Our response to God during times of affliction ought to be grateful acceptance of the adversity which we are facing, knowing that it is either judgment from God which we must endure, refinement from God which makes us more holy, or it is sovereignly allowed by God that we might be vessels to bring Him glory. Within each possible reason that lay behind the affliction, there is a good and pure purpose for which we can thank and praise God.

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Jeremiah 11:11 says, “Thus says the Lord, Behold, I am bringing disaster upon them that they cannot escape. Though they cry to me, I will not listen to them.” This verse has always troubled me, even from my very early days in Christ. I can remember asking some Christians about it only a few weeks after I gave my life to the Lord. How is it that God would not accept a repentant people? How is it that they have gone so far from Him that He would not take them back? How can we say, “No sinner is so far from God to be beyond the reach of His mercy?” in light of this verse where God clearly says He will not accept these Jews back even if they repent. Well, here are some brief thoughts:

For one thing, we are talking about the refining judgment of God. We must remember that God is perfectly holy and loving. Likewise He is absolutely just. Thus, He will punish all sin and bring judgment upon all those who harm one another as well as His glory. The greatest harm we can do to someone else is to keep them from the life-giving, soul-nourishing person and presence of God. And that is exactly what was going on in Jeremiah’s day. The priests and leaders had forsaken God and taught the people to do so as well. Thus, nationally and individually, the people were thwarting themselves and even their descendants from knowing God.

Likewise, God must be of His word. He must be trustworthy. He must keep His promises. The doom they face has now been forecasted by Jeremiah through the preceding 11 chapters. For God to relent at this point would damage the credibility and reliability of the prophet. Deuteronomy 18: 20-22 explains that a true prophet will always be accurate in his predictions, if even one prophesy fails to come to pass, that prophet has spoken presumptuously. Thus, God must bring this judgment to pass.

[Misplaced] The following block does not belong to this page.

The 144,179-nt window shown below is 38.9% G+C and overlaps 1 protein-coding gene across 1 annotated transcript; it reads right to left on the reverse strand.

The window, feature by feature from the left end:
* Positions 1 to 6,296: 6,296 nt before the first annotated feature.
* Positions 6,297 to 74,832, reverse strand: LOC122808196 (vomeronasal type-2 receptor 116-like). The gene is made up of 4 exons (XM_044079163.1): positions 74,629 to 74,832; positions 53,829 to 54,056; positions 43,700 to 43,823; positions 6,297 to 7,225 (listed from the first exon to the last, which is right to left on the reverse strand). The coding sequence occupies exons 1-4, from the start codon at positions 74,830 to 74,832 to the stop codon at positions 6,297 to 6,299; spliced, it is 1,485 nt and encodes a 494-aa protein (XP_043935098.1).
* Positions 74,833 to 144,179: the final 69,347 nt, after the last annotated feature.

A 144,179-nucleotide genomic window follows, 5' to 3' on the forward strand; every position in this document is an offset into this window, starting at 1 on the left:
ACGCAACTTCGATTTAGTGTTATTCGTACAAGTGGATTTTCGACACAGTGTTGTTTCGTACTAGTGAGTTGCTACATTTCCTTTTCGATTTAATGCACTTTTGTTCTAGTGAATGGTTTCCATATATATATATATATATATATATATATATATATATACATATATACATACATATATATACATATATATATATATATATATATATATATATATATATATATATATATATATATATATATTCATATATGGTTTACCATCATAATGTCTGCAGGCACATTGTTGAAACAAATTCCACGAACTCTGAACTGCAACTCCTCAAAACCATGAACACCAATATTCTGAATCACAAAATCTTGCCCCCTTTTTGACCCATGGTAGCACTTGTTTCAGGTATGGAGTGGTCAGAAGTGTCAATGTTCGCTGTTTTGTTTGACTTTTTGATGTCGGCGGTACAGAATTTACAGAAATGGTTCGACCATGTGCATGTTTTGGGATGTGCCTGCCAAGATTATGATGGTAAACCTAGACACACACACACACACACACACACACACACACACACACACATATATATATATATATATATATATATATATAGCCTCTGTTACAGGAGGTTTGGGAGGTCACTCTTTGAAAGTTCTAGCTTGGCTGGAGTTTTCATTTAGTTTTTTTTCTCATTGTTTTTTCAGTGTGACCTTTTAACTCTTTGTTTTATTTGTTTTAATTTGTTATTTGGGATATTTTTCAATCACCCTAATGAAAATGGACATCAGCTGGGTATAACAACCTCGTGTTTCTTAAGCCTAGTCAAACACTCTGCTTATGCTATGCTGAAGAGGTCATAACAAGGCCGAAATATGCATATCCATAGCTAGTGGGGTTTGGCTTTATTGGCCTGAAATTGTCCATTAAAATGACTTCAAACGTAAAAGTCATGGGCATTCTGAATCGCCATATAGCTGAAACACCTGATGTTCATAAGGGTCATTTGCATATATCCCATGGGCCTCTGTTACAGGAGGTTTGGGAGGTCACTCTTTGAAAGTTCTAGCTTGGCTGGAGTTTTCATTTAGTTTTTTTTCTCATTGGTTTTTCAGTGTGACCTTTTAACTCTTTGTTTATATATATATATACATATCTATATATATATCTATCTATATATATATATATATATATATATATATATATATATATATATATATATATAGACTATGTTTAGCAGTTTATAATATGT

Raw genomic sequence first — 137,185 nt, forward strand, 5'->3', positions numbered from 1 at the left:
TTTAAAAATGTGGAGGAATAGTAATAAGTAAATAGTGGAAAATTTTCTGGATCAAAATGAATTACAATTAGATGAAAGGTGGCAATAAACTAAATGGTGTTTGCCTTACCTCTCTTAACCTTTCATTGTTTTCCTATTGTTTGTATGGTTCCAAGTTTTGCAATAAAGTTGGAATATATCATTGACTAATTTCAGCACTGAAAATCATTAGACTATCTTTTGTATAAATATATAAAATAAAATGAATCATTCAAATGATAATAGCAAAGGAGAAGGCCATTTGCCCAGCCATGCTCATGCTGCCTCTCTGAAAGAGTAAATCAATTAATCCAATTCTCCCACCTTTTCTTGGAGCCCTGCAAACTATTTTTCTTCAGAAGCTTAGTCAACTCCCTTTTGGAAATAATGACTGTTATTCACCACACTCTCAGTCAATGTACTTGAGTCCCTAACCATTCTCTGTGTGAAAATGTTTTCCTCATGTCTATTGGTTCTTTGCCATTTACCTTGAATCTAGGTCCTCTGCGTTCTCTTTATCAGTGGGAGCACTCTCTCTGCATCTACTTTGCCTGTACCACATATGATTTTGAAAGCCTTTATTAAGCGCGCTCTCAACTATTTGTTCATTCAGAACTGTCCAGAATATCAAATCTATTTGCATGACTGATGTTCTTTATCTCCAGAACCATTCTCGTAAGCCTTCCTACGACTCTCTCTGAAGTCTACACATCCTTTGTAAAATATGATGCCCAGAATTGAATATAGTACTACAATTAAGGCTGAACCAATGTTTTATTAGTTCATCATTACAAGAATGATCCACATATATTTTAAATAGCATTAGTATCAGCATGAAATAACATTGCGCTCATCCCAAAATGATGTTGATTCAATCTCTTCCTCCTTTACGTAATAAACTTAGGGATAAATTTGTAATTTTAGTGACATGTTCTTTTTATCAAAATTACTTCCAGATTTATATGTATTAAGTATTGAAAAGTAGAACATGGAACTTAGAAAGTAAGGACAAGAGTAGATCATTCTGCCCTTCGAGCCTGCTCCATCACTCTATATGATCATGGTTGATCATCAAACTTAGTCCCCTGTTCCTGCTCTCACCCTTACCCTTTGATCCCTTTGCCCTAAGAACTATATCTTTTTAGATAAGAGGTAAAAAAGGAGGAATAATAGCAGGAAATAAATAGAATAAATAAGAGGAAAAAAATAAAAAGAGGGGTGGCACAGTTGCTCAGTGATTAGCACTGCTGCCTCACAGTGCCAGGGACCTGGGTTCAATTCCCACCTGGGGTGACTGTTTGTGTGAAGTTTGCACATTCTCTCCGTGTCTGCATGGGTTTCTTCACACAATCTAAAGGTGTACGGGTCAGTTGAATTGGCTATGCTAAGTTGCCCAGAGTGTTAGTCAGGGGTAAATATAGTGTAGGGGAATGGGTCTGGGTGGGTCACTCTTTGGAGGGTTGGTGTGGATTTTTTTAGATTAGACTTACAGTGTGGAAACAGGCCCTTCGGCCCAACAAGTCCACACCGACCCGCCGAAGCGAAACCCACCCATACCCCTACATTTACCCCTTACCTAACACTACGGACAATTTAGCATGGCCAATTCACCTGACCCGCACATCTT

Likewise, the unwillingness to relent here is speaking of the physical, literal judgment of God. While it is clear that there are spiritual implications to being rejected by the Lord here in this text, none the less, the primary unrelenting judgment to come is in the physical realm and will specifically be in the form of the Babylonians in 586 B.C.

Third, we are talking about national judgment, not necessarily individual judgment. Since the nation had perverted its ways, and since they were led astray by the false teachers and priests, the nation as a whole had gone over the edge. As a nation they were being judged by God. Yet, if an individual (such as Jeremiah and his followers) were to turn to God, God indeed would accept them back. We’ll get to this in a few moments.

Fourth, in polytheistic societies, the religious leaders don’t just call upon one god. Rather, they call out to all of them. We see this idea in verse 12, that the people will call out to a multitude of gods. Sure they would call out to YHWH but it would be a cacophony of supplications going to many gods simultaneously. God cannot respond with mercy in that situation. God is judging them for being polytheistic and it would be illogical for Him to relent of that judgment when they ask for His help in addition to asking another dozen or so gods for similar help. It just couldn’t be. For that matter, when we today syncretistically mix God in with a smorgasbord of religious ideas/philosophies, we are equally not going to receive His mercy and grace.

Lastly, we must place this passage alongside Jeremiah’s other words later in this book. For instance, the Lord speaks through him in 29:11-13 saying, “I know the plans that I have for you…plans for welfare and not for calamity to give you a future and a hope. Then you will call upon Me and come and pray to Me and I will listen to you. You will seek Me and find Me when you search for Me with all your heart.”

Clearly we see, that when the individual is wholly and solely dedicated to God Himself, alone, then indeed He does respond in grace and mercy. God wants our sincere heart—“sincere” meaning unmixed, unalloyed—and God wants us fully and whole dedicated to Him. When we turn to Him, and seek Him with our whole hearts, He is loving and gracious to bring us into fellowship with Him.